The Synagogue Shooter

At Living Hope’s leadership meeting last Sunday security was the dominant topic. The day before, John Earnest, 19, had assaulted a San Diego synagogue, killing 60-year-old Lori Kaye and wounding 3 others, including a young girl. A week prior, bombers killed Christian worshipers in Sri Lanka. A month ago, Muslims were massacred in Christchurch, New Zealand. Six months ago, 11 worshipers were killed at a synagogue in Pittsburgh, PA.

Our church, like many others, has been preparing for this kind of incident for years. In every meeting, it is a shock to contemplate what murder would look like in our building.

John Earnest, however, raises an additional problem for evangelical pastors. He was raised in an Orthodox Presbyterian church. In eighteen months, he rejected his evangelical faith, and radicalized himself to such a degree that he tried to burn down a mosque in March, and began planning his assault on the synagogue.

Terrorists are not “them” anymore. The lone gunman may be hanging around evangelical churches. Self-radicalization is now so unpredictable that law enforcement is struggling keep up. And California, in a fact that belies its self-image, leads the nation in the number of organized hate groups that encourage him. Evangelicals, like many other subcultures, are stirring their political opinions into a cocktail of racial ideologies.

A few months ago, I got a message from a man who has been in and out of our congregation. It was a chain email (“Do you have the guts to forward this?”) protesting black pride. White pride is not racism, it said, and whites have been too ashamed to stand up for themselves. “That’s why we have LOST most of OUR RIGHTS in this country [caps original].”

The narrative in the man’s email plays right into the theology that Earnest espoused in his manifesto. Kinism, which Earnest wished he had been taught by his church, claims that God created ethnic groups, and that ethnicities must remain pure. Ethnic pride is his new religion. Lots of people are ready to convert to this sort of piety and to use fake-intellectual jargon to label people who disagree with them, terms like “cultural Marxism.” (Joe Carter’s post is essential reading on these issues.)

The man who messaged me had been subjected to the most powerful accelerator of racial hostility in our nation: the prison system. Some of our men have described to me the pressure to conform to racial identity in prison. “It’s how you survive,” said one. California’s incarceration rate may have more to do with its high number of hate groups than anyone wants to admit.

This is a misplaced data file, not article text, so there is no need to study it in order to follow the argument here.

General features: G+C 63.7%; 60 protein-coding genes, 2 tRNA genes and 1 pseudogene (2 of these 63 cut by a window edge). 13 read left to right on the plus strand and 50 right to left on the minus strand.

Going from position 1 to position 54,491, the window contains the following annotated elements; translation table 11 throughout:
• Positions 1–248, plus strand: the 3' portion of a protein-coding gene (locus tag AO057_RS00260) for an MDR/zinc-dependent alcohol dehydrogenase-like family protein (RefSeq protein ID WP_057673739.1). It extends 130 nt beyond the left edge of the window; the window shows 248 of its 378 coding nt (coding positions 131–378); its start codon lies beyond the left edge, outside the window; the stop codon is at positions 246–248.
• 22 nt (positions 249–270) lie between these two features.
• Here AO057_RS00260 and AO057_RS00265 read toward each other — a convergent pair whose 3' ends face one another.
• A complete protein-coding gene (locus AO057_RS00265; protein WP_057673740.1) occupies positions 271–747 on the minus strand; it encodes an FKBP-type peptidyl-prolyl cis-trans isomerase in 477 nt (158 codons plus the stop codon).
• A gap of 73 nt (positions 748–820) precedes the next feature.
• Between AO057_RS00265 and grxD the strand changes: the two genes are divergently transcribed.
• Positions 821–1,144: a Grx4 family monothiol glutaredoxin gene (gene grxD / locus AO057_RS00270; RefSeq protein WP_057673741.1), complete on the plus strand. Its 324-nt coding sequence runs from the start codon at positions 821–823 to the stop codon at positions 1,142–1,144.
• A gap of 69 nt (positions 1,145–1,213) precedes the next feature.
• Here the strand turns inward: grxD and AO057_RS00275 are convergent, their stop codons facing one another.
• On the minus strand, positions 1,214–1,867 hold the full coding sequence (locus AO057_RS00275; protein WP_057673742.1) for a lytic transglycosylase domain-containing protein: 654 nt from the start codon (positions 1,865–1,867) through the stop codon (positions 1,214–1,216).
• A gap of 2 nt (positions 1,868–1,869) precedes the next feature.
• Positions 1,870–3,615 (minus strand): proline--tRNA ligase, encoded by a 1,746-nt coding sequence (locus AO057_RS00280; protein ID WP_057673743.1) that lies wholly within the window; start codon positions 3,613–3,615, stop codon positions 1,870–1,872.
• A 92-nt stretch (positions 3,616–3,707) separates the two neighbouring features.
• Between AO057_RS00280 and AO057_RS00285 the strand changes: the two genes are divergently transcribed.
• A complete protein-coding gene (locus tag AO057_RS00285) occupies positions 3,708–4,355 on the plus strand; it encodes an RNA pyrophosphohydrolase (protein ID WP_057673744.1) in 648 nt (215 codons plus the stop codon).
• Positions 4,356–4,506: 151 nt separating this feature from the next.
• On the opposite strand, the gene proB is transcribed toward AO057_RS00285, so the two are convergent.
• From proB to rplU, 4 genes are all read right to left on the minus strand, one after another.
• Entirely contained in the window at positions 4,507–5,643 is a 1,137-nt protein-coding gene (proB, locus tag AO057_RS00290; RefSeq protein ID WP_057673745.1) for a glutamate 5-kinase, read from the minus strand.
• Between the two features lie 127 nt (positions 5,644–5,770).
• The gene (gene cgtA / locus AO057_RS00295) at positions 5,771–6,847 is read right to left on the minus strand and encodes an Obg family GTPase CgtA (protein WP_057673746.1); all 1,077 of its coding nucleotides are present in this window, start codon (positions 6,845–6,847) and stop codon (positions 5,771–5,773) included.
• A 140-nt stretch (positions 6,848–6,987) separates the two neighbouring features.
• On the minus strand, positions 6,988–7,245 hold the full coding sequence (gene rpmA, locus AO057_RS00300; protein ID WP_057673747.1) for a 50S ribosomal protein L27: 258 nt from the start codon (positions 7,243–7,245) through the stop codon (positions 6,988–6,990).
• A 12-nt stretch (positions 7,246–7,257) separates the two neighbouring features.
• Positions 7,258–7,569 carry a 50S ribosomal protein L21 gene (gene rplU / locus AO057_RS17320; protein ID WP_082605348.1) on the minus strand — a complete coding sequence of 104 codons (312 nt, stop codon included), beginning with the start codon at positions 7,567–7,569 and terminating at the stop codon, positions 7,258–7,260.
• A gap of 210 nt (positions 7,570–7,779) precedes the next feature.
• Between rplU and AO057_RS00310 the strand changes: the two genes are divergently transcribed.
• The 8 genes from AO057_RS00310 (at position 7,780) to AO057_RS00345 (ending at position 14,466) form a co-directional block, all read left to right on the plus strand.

I don’t mean to suggest that this man will become the next shooter, or that his chain email is at the same moral level as Earnest’s manifesto. But if he wants to feed his racial grievances, he will have plenty of help.

Further, converts to the religion of race just as easily come from the upper middle-class. Constricted sources of information—approved cable news and YouTube channels—are enabling people of every demographic to live in their own heads.

Many evangelical pastors find it hard to imagine that racism might be strengthening among professing Christians. Many others are tired of their social and political views being equated unjustly with racism—enough to have stopped listening to the alarms going off around us. But we have to engage far more deeply on matters of race and theology.

John Earnest will not be the last terrorist to have dropped out of an evangelical church.

The Conflicted 500th Year

October will mark the fifth century since Martin Luther started a debate about the pope’s authority. Luther split Europe by questioning Rome’s power over a person’s spiritual life, control of information, and misuse of money. Limiting Rome’s authority helped remove the institution from the relationship between the individual and Jesus Christ.

Yet as I observe this anniversary, several ironies intrude.

American evangelicals often miss how similar our current situation is to Rome’s then. Like Rome, evangelicals have well-funded lobbyists with political agendas. We also have hucksters like Rome’s, but instead of selling early release from purgatory ours sell prayer-cloths, “healings,” and positive thinking.

The most striking parallel between Luther’s day and ours is skepticism. Rome, marinated in privilege, had lost credibility with the average European, and assumed that the loss didn’t matter. But the skepticism of commoners was powerful.

Today the average American rejects evangelicals’ consumeristic attempts to make spiritual life easy, and their obsession with creating a parallel pop culture where they won’t be offended. Many think evangelicals’ public smile is hiding greed and bigotry. Fair or unfair, this is the skepticism evangelicals face.

The loss of credibility is stark. Too many people have gone forward to “get saved” at mass meetings — only to be abandoned when the hard spiritual work started. Too many have trusted “faith healers” to restore their health, authoritarians to shape their conscience, or politicians to save their culture. And too many, when the gimmicks fail, have been told that it was their own fault.

500 years after Luther, we need another reformation. There are questions we can’t duck. Should pastors “prophesy” that Donald Trump is God’s choice? Are 20-minute TED talk imitations on Sundays really opening the Bible — or obscuring it? Is it right to sell “training” on how to control the Holy Spirit? With practices like these, institutional pragmatism has overwhelmed biblical principle.

Many pastors in our region are grieved by our decline from the Reformation. We are determined to recover that heritage. We are willing to debate these questions candidly. Our goal should be to reset the Bible’s boundaries around the institutional interests of churches, and return to the core of evangelical teaching: the direct relationship between the individual and Christ.